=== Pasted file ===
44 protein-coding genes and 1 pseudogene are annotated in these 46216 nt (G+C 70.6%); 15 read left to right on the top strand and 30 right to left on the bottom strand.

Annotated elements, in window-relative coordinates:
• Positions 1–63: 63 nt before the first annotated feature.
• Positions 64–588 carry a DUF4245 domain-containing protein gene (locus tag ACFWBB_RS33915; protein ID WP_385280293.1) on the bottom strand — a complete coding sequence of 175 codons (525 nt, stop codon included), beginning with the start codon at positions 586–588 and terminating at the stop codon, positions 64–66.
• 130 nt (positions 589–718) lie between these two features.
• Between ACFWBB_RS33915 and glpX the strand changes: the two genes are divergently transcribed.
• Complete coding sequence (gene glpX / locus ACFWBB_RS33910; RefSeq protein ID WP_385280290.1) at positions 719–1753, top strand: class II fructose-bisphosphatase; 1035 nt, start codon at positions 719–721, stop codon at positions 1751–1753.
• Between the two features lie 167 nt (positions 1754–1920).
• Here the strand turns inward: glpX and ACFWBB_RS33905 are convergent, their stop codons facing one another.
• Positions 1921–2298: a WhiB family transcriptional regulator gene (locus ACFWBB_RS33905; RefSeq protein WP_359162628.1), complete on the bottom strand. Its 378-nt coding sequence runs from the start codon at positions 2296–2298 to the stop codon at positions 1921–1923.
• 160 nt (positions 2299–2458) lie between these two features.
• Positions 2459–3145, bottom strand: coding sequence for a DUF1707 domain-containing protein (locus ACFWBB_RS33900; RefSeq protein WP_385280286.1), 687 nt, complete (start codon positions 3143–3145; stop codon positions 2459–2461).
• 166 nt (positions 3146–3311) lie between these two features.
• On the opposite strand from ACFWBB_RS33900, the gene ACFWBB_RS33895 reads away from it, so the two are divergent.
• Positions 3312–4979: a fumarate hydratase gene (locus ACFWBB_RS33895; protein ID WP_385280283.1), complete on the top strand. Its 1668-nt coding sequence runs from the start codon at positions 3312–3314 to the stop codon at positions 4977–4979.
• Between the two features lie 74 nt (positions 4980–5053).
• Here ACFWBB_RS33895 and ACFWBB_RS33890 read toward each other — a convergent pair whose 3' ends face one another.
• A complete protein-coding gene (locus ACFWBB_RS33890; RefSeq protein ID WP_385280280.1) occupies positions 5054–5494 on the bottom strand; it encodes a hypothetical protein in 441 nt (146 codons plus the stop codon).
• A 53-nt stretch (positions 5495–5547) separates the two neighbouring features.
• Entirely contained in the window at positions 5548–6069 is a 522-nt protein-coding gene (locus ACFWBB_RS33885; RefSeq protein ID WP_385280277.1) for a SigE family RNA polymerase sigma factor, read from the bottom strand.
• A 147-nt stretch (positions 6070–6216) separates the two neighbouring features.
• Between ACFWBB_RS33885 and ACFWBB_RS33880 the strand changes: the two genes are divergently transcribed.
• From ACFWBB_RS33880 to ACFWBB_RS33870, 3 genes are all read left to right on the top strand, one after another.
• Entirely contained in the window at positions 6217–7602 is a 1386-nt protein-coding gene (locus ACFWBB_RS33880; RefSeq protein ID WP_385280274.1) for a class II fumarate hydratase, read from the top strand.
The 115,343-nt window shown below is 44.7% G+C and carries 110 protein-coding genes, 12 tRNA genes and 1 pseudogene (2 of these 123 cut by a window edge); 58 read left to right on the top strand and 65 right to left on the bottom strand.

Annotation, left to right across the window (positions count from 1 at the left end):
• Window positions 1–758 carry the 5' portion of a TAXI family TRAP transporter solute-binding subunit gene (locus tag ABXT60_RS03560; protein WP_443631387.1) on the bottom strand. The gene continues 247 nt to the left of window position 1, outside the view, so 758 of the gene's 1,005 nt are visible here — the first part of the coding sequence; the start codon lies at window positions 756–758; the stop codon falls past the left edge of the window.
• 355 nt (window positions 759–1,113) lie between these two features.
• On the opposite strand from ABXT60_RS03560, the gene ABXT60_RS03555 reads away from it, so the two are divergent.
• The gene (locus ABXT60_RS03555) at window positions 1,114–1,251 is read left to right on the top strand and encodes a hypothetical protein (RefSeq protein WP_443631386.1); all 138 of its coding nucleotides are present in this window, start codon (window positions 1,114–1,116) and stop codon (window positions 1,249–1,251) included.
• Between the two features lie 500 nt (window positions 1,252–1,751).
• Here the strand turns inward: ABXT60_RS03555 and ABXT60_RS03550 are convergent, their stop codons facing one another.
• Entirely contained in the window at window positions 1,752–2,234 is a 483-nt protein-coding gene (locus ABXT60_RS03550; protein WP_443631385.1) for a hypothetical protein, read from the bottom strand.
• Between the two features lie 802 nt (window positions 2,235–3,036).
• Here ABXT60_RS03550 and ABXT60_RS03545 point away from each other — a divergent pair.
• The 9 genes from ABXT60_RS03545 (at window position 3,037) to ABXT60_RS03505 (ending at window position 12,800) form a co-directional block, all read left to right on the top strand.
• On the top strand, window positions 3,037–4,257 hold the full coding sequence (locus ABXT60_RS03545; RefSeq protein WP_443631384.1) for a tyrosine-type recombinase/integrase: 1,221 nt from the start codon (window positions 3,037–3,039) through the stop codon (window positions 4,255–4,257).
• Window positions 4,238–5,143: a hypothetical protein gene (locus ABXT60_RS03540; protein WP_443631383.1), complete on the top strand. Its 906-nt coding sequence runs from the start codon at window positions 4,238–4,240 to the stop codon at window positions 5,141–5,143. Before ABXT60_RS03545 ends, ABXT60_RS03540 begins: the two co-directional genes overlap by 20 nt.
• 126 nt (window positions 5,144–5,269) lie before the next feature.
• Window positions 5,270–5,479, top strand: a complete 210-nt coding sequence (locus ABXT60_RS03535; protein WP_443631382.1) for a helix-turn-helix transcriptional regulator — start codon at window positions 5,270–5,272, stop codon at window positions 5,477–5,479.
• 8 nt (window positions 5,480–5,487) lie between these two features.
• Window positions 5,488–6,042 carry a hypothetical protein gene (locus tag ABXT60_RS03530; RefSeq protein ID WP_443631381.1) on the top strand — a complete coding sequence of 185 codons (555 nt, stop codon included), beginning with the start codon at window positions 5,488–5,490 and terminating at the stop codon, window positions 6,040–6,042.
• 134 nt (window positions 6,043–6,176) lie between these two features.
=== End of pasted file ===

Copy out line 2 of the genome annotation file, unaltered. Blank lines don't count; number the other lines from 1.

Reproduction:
Annotated elements, in window-relative coordinates: